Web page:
Innovation Economy Growth Leaves Parts Of State Behind

By Frannie Carr


Aug. 24, 2011

Construction at Cambridge biotech company Genzyme is seen in May, 2008. Companies like Genzyme have helped Greater Boston fare well, but the innovation tide hasn't lifted boats everywhere in Massachusetts. (AP)

BOSTON —The local innovation economy is credited with driving up Greater Boston’s median income by 54 percent over the past three decades.

But according to a new a study by UMass economists and the Federal Reserve Bank of Boston, incomes in some western parts of the state fell 24 percent over the same period, from $21,000 per year in 1979 to $16,000 today.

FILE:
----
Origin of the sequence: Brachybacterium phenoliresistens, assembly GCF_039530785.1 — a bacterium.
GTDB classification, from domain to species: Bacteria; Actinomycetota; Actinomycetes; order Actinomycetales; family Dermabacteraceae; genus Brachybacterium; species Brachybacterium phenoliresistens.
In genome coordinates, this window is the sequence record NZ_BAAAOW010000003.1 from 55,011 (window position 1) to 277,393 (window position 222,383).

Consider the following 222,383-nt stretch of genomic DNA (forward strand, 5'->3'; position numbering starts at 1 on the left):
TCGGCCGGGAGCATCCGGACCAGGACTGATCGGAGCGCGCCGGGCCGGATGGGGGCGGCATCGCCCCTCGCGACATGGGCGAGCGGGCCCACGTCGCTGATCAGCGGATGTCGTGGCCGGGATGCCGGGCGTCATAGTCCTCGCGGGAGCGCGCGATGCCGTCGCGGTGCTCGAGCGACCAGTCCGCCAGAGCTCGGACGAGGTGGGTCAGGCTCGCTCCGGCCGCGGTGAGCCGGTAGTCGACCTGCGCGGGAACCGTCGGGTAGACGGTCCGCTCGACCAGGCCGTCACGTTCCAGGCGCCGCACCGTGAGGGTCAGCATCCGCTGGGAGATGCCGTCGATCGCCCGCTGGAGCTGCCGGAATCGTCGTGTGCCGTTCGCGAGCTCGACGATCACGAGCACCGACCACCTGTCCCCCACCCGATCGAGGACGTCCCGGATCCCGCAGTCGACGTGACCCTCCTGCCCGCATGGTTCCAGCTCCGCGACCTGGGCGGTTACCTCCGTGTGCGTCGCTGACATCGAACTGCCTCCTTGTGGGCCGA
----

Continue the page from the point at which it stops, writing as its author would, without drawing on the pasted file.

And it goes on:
In an interview on WGBH's The Emily Rooney show, study co-author and UMass Dartmouth Professor Michael Goodman says the poorest families in Berkshire county and in the Pioneer valley have been hit by a virtual “double whammy.”

"The industry mix that’s allowed the state to grow isn’t really present out there. You don’t have these knowledge intensive, rapidly growing drivers of economic growth in that part of the state," Goodman said.

Another part of the difference, Goodman says, is education. "I think in certainly part of the rural areas and some of the urban areas — and there are exceptions — you don’t have the educationally prepared people you do in many parts of Greater Boston," Goodman said.

Goodman says long-term policy initiatives need to focus on reducing the achievement gap and improving the quality of education in cities and low-income rural areas.

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